List of heads of state of Uganda

This is a list of the heads of state of Uganda, from the independence of Uganda in 1962 to the present day.

From 1962 to 1963, the head of state under the Constitution of 1962 was the queen of Uganda, Elizabeth II, who was also the queen of the United Kingdom and the other Commonwealth realms. The queen was represented in Uganda by a governor-general. Uganda became a republic within the Commonwealth under a 1963 constitutional amendment and the monarch and governor-general were replaced by a ceremonial president, which was replaced by an executive presidency in 1966.

Monarch (1962–1963)Edit

The succession to the throne was the same as the succession to the British throne.

No. Portrait Name
(Birth–Death)
Reign Royal house Prime minister(s)
Reign start Reign end Duration
1   Queen Elizabeth II
(1926–2022)
9 October 1962 9 October 1963 1 year Windsor Obote

Governor-generalEdit

The governor-general was the representative of the monarch in Uganda and exercised most of the powers of the monarch. The governor-general was appointed for an indefinite term, serving at the pleasure of the monarch. Since Uganda was granted independence by the Uganda Independence Act 1962, rather than being first established as a semi-autonomous dominion and later promoted to independence as defined by the Statute of Westminster 1931, the governor-general was to be always appointed solely on the advice of the Cabinet of Uganda without the involvement of the British government. As Uganda became a republic before Walter Coutts, the former colonial governor, was replaced, this has never happened. In the event of a vacancy the chief justice would have served as the officer administering the government.

Status
  Denotes chief justice acting as officer administering the government
No. Portrait Name
(Birth–Death)
Term of office Monarch Prime minister(s)
Took office Left office Time in office
1   Walter Coutts
(1912–1988)
9 October 1962 9 October 1963 1 year Elizabeth II Obote

First Republic (1963–1971)Edit

Under the 1963 constitutional amendment establishing the Republic of Uganda, the president replaced the monarch as ceremonial head of state. The president and vice-president were elected by the National Assembly for a five-year term from among the traditional rulers and constitutional heads of districts.[1]

In 1966, the powers of the president were increased, with the establishment of the executive presidency, but the same rules applied concerning the vacancy of the president. It also applied to the 1967 and 1995 constitutions.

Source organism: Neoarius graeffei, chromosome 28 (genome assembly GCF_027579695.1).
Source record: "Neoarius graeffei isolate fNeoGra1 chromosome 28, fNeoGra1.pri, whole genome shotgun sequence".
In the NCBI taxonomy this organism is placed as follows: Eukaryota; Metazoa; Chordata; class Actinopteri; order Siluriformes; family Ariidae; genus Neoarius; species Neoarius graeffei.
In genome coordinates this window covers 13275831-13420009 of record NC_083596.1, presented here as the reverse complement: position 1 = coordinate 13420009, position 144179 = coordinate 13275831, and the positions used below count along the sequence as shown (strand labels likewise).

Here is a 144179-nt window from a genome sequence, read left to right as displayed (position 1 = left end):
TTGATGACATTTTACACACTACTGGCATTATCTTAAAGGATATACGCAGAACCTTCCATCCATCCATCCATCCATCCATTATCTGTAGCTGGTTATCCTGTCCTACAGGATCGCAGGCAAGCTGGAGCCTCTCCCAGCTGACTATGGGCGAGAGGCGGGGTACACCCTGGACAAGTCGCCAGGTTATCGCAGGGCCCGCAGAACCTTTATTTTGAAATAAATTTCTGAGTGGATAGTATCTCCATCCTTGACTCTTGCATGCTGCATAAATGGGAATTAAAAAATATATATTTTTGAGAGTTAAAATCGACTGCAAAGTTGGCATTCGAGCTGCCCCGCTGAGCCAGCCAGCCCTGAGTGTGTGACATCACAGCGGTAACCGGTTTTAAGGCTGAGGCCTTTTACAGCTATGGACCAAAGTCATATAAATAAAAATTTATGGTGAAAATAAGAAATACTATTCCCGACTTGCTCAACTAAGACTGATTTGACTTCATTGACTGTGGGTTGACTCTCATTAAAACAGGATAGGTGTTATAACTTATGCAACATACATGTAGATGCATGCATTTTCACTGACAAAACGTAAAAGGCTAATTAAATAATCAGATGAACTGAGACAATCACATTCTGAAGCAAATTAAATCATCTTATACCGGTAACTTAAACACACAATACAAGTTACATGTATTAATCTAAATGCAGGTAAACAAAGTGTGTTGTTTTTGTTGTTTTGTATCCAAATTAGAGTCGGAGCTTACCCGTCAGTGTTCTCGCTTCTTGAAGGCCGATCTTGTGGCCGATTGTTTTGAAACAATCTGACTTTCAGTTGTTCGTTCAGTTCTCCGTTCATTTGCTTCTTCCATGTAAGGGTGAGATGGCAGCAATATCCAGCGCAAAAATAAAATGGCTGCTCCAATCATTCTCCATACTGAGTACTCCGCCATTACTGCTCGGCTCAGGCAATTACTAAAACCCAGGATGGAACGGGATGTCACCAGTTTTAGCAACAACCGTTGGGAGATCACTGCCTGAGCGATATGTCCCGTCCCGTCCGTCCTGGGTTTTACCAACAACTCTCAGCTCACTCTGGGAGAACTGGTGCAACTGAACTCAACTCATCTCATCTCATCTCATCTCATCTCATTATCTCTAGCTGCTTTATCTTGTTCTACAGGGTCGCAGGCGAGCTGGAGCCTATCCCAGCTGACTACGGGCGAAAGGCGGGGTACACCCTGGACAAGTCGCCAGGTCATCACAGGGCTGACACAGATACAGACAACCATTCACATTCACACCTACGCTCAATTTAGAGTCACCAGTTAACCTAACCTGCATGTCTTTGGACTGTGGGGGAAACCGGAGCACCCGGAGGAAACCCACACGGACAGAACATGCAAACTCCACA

StatusEdit

  Denotes prime minister acting as president
No. Portrait Name
(Birth–Death)
Elected Term of office Political party Prime minister(s)
Took office Left office Time in office
1   Edward Mutesa
(1924–1969)
1963 9 October 1963 2 March 1966
(deposed.)
2 years, 144 days Kabaka Yekka Obote
2   Milton Obote
(1925–2005)
2 March 1966 15 April 1966 44 days Uganda People's Congress Himself
15 April 1966 25 January 1971
(deposed.)
4 years, 285 days Position abolished

Second Republic (1971–1979)Edit

General (later field marshal) Idi Amin led a 1971 coup d'état that overthrew President Obote and his government and installed himself as president.

No. Portrait Name
(Birth–Death)
Term of office Military Prime minister(s)
Took office Left office Time in office
3   Idi Amin
(1925–2003)
25 January 1971 11 April 1979
(deposed.)
8 years, 76 days Uganda Army Position abolished

Third Republic (1979–1985)Edit

No. Portrait Name
(Birth–Death)
Elected Term of office Political party Prime minister(s)
Took office Left office Time in office
4   Yusuf Lule
(1912–1985)
13 April 1979 20 June 1979
(deposed.)
68 days Independent
(UNLF)
Position abolished
5   Godfrey Binaisa
(1920–2010)
20 June 1979 12 May 1980
(deposed.)
327 days Uganda People's Congress
(UNLF)
6   Paulo Muwanga
(1921–1991)
12 May 1980 22 May 1980
(resigned.)
10 days
7   Presidential Commission 22 May 1980 15 December 1980 207 days
(2)   Milton Obote
(1925–2005)
1980 17 December 1980 27 July 1985
(deposed.)
4 years, 222 days Uganda People's Congress Allimadi

Military rule (1985–1986)Edit

General Bazilio Olara-Okello led a coup d'état that overthrew President Obote and his government. Following the coup, Okello proclaimed himself president.

No. Portrait Name
(Birth–Death)
Term of office Military Prime minister(s)
Took office Left office Time in office
7   General Bazilio Olara-Okello
(1929–1990)
27 July 1985 29 July 1985
(resigned.)
2 days Uganda National Liberation Front
(UNLF)
Position vacant
8   General Tito Okello
(1914–1996)
29 July 1985 26 January 1986
(deposed.)
181 days Muwanga
Waligo

Fourth Republic (1986–present)Edit

Under the Constitution of Uganda, the president is the executive head of state. The president is elected by popular vote for a five-year term. In the event of a vacancy, the vice president serves as acting president.[2]

StatusEdit

  Denotes vice president acting as president
No. Portrait Name
(Birth–Death)
Elected Term of office Political party Prime minister(s)
Took office Left office Time in office
9   Yoweri Kaguta Museveni
(born 1944)
1996
2001
2006
2011
2016
2021
26 January 1986 Incumbent 36 years, 308 days National Resistance Movement Kisekka
Adyebo
Musoke
Nsibambi
Mbabazi
Rugunda
Nabbanja

TimelineEdit

Yoweri MuseveniTito OkelloBazilio Olara-OkelloPresidential Commission of UgandaPaulo MuwangaGodfrey BinaisaYusuf LuleIdi AminMilton OboteEdward Mutesa II

ReferencesEdit

  1. ^ Morris, H. F. (1966). "The Uganda Constitution, April 1966". Journal of African Law. 10 (2): 112–117. doi:10.1017/s0021855300004575. JSTOR 744686.
  2. ^ "The Constitution | State House Uganda". www.statehouse.go.ug. Retrieved 15 February 2022.

External linksEdit